Iraq bombings kill at least 66
Deadly attack in Baghdad targets commercial area of the capital
A series of attacks including car bombings in Baghdad, an explosion at a market and a suicide assault in a northern city killed at least 66 people Sunday across Iraq, officials said, the latest in a wave of violence washing over the country.
Co-ordinated bombings hit Iraq multiple times each month, feeding a spike in bloodshed that has killed more than 5,000 people since April. The local branch of al-Qaeda often takes responsibility for the assaults, although there was no immediate claim for Sunday's blasts.
Sunday's attacks were the deadliest single-day series of assaults since Oct. 5, when 75 people were killed in violence.
Police officers said that the bombs in the capital, placed in parked cars and detonated over a half-hour period, targeted commercial areas and parking lots, killing 42 people.
The deadliest blasts struck in the southeastern Nahrwan district, where two car bombs exploded simultaneously, killing seven and wounding 15, authorities said. Two other explosions hit the northern Shaab and southern Abu Dashir neighbourhoods, each killing six people, officials said. Other blasts hit the neighbourhoods of Mashtal, Baladiyat and Ur in eastern Baghdad, the southwestern Bayaa district and the northern Sab al-Bor and Hurriyah districts.
Meanwhile, in the northern city of Mosul, a suicide bomber drove his explosives-laden car into a group of soldiers as they were sealing off a street leading to a bank where troops were receiving salaries, killing 14, a police officer said. At least 30 people were wounded, the officer said. Also in Mosul, police said gunmen shot dead two off-duty soldiers in a drive-by shooting.
The former insurgent stronghold of Mosul is located about 360 kilometres northwest of Baghdad.
In the afternoon, a bomb blast killed four people and wounded 11 inside an outdoor market in the Sunni town of Tarmiyah, 50 kilometres north of Baghdad, authorities said.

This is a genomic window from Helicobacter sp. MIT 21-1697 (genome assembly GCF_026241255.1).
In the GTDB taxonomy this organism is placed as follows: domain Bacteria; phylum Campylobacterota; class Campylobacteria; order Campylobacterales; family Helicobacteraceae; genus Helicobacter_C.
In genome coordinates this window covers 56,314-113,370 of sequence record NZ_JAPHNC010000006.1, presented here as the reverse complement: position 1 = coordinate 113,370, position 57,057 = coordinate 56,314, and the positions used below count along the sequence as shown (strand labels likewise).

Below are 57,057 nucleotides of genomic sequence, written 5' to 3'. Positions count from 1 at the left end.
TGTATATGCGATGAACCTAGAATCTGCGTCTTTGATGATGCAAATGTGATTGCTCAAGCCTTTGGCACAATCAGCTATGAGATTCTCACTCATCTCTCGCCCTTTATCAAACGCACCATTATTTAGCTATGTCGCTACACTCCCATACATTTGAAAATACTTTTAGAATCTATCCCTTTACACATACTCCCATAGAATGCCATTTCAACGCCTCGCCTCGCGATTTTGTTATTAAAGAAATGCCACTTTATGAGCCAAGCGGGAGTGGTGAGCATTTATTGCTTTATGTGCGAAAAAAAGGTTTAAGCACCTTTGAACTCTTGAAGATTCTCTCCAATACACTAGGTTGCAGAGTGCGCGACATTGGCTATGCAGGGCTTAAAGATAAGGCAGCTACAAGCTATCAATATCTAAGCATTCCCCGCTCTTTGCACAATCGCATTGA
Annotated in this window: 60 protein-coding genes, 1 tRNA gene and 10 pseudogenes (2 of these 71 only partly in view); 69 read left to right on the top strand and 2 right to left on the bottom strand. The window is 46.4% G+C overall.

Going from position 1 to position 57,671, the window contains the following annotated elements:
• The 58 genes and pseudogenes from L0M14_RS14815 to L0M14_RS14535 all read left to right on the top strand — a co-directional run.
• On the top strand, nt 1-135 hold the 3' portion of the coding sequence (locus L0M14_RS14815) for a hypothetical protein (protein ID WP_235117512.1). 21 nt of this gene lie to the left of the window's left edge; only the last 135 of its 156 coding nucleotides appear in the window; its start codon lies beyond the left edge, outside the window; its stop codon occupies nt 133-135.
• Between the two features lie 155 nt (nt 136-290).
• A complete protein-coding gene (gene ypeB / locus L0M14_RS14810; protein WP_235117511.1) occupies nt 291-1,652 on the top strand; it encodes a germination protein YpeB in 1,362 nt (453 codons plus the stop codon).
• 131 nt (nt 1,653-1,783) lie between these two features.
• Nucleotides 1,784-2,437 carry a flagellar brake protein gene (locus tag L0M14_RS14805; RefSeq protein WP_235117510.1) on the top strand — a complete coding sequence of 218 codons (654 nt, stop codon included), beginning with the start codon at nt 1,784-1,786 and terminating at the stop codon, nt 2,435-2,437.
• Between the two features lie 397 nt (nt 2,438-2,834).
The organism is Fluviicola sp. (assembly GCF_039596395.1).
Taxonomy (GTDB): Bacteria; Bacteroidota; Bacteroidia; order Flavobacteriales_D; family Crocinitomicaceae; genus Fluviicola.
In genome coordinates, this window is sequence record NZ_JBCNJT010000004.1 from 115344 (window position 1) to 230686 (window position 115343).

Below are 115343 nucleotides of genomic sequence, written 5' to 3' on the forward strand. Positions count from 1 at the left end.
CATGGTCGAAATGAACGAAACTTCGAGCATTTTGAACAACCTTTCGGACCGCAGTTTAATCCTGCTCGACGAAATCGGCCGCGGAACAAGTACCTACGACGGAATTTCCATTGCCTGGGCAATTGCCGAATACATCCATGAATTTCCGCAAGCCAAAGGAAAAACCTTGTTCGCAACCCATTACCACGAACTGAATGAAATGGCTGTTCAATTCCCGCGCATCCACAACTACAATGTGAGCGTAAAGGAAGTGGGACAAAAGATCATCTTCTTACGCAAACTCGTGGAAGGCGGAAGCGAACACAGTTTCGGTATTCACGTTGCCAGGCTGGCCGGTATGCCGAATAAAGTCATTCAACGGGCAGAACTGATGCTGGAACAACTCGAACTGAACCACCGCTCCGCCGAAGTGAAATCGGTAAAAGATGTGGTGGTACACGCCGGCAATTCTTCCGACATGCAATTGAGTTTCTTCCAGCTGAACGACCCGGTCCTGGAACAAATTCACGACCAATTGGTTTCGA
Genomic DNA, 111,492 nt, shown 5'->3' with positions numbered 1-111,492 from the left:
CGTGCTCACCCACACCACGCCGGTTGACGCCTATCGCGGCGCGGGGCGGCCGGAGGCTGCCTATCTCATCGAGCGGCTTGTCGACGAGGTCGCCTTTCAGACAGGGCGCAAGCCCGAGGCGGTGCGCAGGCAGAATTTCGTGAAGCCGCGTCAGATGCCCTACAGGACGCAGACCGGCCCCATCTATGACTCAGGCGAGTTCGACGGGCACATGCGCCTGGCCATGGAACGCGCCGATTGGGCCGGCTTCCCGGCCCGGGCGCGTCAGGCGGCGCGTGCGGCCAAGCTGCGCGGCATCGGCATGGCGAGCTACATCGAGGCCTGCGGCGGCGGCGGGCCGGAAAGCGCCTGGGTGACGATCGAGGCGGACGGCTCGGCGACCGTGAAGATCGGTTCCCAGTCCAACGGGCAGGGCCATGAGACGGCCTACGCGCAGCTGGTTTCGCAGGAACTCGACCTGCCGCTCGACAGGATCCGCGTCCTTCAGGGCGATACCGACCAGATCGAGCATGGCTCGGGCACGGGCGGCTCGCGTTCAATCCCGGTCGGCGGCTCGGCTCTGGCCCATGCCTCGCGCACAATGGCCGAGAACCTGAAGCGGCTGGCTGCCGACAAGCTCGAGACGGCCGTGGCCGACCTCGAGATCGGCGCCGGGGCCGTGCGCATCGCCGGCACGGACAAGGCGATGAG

Sunday night, police said mortar shells landed on homes in a Shia district of Madain, a town just south of Baghdad, killing four people and wounding nine, officials said.
Such co-ordinated attacks are a favourite tactic of al-Qaeda's local branch. It frequently targets civilians in markets, cafes and commercial streets in Shia areas in an attempt to undermine confidence in the government, as well as members of the security forces. All of the car bombings Sunday in Baghdad struck Shiite neighbourhoods.
In Mashtal in Baghdad, police and army forces sealed off the scene as ambulances rushed to pick up the wounded. Pools of blood covered the pavement. The force of the explosion damaged number of cars and shops. At one restaurant, the blast overturned wooden benches and left broken eggs scattered on the ground. In Shaab, a crane lifted away at least 12 charred cars as cleaners swept away debris.
Medical officials confirmed the casualty figures for all attacks. All officials spoke on condition of anonymity as they were not authorized to publicly release the information.
Violence has spiked in Iraq since April, when the pace of killing reached levels unseen since 2008. Today's attacks bring the death toll across the country this month to 545, according to an Associated Press count.